Coaching, in essence, is a journey of change.
That change is brought about through navigating layers of experience, raising awareness, and taking action to arrive at transformative change.
Over the years, I have found one particular framework, the Gestalt Cycle of Experience, to be particularly useful for exploring the emergent style of change that clients of transformative coaching tend to go through.
The framework offers an invaluable approach to exploring how individuals recognise their needs, take action to meet them, and ultimately experience growth and satisfaction.
In this article, we unpick this framework, exploring its stages from sensation to withdrawal. We consider its role as a powerful lens to consider coaching sessions and the coaching journey itself. And we uncover how this cycle can be disrupted and left incomplete, shedding light on defence mechanisms such as desensitisation, retroflection, confluence, egotism, projection, and deflection that can hamper progress.
Furthermore, following on from my recent article on the topic of Biesser’s Paradoxical Theory of Change, we investigate the connection between these two concepts, exploring briefly how self-acceptance can foster organic, meaningful change.
Finally, we contemplate emergence as a form of change within this cycle, leading to profound insights and transformation.
The Gestalt Cycle of Experience in a Nutshell
The Gestalt Cycle of Experience, rooted in Gestalt Therapy, provides a comprehensive model for understanding how we navigate experiences.
The model represents the fluid, non-linear process through which we continuously interact with our environment, addressing needs as they arise.
In brief, the model is made up of seven stages that we pass through in order to satisfy a need.
The stages are:
This stage marks the inception of the cycle. Here, individuals encounter raw, unfiltered stimuli from their environment, triggering a preliminary recognition of a potential need or desire. This might manifest physically (such as feeling thirsty), emotionally (such as a sense of loneliness), or cognitively (for instance, curiosity about a particular topic).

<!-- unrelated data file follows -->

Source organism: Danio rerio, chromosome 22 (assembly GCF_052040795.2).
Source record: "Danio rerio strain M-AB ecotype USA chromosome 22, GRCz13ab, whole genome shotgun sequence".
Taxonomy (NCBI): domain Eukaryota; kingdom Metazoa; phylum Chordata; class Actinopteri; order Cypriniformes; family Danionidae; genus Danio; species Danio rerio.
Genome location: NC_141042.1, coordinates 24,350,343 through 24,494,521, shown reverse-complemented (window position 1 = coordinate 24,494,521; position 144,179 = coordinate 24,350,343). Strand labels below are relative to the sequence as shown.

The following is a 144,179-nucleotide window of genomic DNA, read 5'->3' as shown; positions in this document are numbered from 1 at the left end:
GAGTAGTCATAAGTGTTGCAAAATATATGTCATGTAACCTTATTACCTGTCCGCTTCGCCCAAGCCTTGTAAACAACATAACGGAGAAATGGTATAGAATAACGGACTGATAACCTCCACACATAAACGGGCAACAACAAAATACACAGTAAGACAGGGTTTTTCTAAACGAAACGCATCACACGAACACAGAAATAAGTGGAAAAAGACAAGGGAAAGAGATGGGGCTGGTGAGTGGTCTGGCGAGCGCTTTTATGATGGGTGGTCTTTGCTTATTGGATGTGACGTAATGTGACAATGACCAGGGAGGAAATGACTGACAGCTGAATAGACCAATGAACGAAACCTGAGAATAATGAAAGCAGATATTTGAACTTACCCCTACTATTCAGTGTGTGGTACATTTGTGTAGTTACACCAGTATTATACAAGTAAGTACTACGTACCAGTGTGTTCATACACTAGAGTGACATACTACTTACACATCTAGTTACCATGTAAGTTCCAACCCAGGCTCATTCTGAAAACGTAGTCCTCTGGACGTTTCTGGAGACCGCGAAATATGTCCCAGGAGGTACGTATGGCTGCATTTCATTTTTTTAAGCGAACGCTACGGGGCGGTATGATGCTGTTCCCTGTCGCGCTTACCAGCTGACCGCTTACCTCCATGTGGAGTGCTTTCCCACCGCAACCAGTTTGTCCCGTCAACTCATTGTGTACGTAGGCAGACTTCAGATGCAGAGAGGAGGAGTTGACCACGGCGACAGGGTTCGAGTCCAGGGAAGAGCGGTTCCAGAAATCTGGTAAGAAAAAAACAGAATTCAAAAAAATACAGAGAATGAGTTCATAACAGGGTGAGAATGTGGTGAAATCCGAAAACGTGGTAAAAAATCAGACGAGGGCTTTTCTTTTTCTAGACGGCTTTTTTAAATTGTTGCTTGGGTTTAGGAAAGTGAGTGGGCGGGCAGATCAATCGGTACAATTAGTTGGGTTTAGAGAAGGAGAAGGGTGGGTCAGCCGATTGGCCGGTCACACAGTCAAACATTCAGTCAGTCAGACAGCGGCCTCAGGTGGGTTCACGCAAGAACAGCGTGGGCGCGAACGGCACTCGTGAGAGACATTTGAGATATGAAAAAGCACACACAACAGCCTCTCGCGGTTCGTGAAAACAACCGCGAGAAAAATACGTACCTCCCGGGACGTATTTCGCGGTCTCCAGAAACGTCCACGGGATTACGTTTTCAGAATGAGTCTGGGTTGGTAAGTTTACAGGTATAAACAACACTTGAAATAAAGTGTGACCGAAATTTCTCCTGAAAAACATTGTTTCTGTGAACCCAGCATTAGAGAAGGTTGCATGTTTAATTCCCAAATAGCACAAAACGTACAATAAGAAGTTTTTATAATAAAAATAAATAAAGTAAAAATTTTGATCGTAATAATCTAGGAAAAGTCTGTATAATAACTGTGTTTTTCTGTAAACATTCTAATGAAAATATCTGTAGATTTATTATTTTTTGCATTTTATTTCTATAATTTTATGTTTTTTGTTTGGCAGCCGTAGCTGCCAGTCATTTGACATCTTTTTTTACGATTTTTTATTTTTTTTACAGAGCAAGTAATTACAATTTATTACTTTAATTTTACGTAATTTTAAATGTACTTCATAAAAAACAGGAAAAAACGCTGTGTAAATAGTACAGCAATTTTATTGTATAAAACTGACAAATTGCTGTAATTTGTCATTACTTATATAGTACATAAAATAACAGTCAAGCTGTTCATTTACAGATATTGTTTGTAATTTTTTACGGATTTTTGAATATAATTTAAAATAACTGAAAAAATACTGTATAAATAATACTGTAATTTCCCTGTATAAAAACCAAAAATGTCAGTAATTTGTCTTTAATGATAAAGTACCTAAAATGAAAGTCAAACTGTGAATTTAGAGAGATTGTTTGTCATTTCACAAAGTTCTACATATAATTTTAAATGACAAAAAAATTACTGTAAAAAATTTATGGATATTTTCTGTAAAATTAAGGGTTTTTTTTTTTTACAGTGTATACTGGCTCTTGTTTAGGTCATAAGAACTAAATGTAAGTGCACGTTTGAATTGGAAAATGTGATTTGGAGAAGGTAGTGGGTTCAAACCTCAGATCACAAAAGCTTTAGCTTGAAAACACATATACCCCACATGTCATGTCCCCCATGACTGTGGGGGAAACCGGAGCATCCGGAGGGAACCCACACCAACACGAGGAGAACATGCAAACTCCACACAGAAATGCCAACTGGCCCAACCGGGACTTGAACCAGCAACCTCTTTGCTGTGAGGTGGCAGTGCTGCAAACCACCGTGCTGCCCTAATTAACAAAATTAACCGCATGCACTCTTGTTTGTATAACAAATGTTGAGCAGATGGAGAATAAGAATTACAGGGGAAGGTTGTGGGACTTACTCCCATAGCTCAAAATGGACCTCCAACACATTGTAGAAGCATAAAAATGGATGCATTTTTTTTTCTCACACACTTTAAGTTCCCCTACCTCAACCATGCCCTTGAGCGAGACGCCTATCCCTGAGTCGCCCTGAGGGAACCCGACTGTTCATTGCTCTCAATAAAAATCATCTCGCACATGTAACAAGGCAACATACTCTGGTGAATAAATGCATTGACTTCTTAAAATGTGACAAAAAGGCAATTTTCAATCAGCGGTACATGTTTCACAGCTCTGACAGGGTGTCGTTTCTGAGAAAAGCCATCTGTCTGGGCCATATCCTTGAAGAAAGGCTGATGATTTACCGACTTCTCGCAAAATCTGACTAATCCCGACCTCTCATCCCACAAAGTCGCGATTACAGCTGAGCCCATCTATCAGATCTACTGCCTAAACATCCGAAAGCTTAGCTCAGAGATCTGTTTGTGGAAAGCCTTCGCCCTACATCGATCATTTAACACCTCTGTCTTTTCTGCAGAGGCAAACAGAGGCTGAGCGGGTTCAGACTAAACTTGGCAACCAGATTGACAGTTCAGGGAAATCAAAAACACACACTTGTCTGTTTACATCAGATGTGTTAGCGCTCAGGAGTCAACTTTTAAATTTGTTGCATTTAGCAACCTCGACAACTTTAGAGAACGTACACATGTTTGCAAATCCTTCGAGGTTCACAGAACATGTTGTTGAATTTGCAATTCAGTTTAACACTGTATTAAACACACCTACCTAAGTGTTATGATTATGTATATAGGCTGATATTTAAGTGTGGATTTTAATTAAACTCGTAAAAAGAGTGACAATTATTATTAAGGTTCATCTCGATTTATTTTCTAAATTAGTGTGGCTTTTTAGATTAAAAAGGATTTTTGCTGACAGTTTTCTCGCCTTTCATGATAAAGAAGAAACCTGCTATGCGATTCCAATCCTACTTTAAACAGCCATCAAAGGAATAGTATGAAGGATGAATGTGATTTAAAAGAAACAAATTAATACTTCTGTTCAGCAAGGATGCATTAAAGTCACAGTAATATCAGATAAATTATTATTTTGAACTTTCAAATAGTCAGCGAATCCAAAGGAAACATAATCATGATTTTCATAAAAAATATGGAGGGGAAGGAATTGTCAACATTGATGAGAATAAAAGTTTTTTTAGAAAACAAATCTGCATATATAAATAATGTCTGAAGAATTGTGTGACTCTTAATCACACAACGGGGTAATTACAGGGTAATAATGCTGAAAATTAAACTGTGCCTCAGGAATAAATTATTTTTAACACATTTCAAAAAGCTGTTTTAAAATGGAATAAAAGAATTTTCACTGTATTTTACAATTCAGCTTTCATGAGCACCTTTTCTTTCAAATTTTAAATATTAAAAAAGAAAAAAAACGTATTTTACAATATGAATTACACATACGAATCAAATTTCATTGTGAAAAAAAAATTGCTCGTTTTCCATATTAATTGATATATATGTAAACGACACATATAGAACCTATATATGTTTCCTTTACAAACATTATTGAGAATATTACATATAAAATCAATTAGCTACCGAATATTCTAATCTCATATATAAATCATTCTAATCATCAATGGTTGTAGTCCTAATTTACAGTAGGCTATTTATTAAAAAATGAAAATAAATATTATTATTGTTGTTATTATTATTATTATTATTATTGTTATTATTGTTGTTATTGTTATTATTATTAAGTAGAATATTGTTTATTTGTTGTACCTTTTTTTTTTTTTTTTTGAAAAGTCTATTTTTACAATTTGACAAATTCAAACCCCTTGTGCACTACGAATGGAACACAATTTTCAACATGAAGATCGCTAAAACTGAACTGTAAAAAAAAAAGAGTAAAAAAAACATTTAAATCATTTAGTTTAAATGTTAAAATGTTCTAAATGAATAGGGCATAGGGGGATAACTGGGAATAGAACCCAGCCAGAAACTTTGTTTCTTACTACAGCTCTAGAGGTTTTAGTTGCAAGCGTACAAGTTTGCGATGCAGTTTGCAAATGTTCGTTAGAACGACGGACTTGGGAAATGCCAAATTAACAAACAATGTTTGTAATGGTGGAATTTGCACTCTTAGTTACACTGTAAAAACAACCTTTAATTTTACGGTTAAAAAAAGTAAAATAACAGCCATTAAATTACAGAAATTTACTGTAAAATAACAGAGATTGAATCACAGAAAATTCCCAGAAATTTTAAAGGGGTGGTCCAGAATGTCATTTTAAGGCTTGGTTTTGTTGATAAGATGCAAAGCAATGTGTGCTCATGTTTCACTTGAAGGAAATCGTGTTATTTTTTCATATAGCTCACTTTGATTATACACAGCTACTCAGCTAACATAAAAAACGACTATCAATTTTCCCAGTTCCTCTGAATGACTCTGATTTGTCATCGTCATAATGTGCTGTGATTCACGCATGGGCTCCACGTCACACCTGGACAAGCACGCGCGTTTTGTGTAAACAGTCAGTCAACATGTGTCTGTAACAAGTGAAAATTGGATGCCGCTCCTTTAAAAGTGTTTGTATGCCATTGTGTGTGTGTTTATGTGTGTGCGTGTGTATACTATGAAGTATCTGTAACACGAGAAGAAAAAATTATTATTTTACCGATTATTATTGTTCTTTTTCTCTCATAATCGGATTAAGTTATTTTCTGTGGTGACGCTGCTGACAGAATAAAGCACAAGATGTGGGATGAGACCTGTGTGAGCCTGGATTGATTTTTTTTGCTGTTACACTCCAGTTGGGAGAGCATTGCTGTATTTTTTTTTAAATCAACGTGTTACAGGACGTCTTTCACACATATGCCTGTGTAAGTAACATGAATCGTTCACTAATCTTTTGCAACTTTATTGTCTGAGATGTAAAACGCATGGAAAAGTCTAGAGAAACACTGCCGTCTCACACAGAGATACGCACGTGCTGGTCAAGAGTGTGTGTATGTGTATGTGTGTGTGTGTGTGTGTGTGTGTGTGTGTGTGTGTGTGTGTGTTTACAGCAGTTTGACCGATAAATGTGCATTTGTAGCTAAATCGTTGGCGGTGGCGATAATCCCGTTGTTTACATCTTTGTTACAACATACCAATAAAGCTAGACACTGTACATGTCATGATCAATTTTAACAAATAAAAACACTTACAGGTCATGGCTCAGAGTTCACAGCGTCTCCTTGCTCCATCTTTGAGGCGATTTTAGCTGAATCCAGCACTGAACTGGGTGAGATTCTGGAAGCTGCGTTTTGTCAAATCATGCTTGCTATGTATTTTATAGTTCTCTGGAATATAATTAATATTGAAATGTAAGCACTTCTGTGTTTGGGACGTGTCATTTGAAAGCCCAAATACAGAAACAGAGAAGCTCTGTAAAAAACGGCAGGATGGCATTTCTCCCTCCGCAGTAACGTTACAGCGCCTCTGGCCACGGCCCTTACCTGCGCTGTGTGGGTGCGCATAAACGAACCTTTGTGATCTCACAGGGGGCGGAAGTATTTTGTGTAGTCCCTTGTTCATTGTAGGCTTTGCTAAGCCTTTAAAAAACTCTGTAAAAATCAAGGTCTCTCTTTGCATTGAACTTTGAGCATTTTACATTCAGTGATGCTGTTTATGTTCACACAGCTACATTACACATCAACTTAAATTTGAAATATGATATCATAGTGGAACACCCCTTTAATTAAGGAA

As the stimuli intensify, individuals progress to the stage of awareness. This transition involves processing the sensation and understanding its implications. It’s at this point that a vague sensation, such as discomfort, crystallises into a clearer need or desire – for instance, recognising that discomfort as hunger.
Having recognised a need or desire, individuals then prepare to address it. This mobilisation might involve physical preparations (like looking for food when hungry), cognitive ones (such as planning a conversation when feeling challenged by a colleague), or emotional ones (like mentally preparing to explore a challenging topic).
The mobilisation culminates in taking steps to meet the identified need or desire. This stage encompasses a range of potential actions tailored to the specific need at hand – from eating to address hunger, to initiating a conversation to alleviate loneliness, or researching a challenging topic.
This stage denotes the actual meeting of the need. It represents the moment of connection between the individual and their environment, leading to the satisfaction of the identified need or desire.
Post-contact, individuals experience a sense of satisfaction or relief. Having addressed their need or desire, they often feel a sense of accomplishment, contentment, or relaxation.
Finally, after the satisfaction of the need or desire, individuals withdraw, returning to a state of relative equilibrium. This stage offers an opportunity for rest and reflection before the cycle recommences with a new sensation.
The phase between these sensations is known in Gestalt Therapy as the “fertile void” since so much possibility lies in this moment.
Each stage of the Gestalt Cycle of Experience sheds light on a critical component of how individuals perceive and respond to their needs.
Together, these stages present a holistic picture of human experience, providing a dynamic lens through which coaches can help clients understand themselves and their experiences.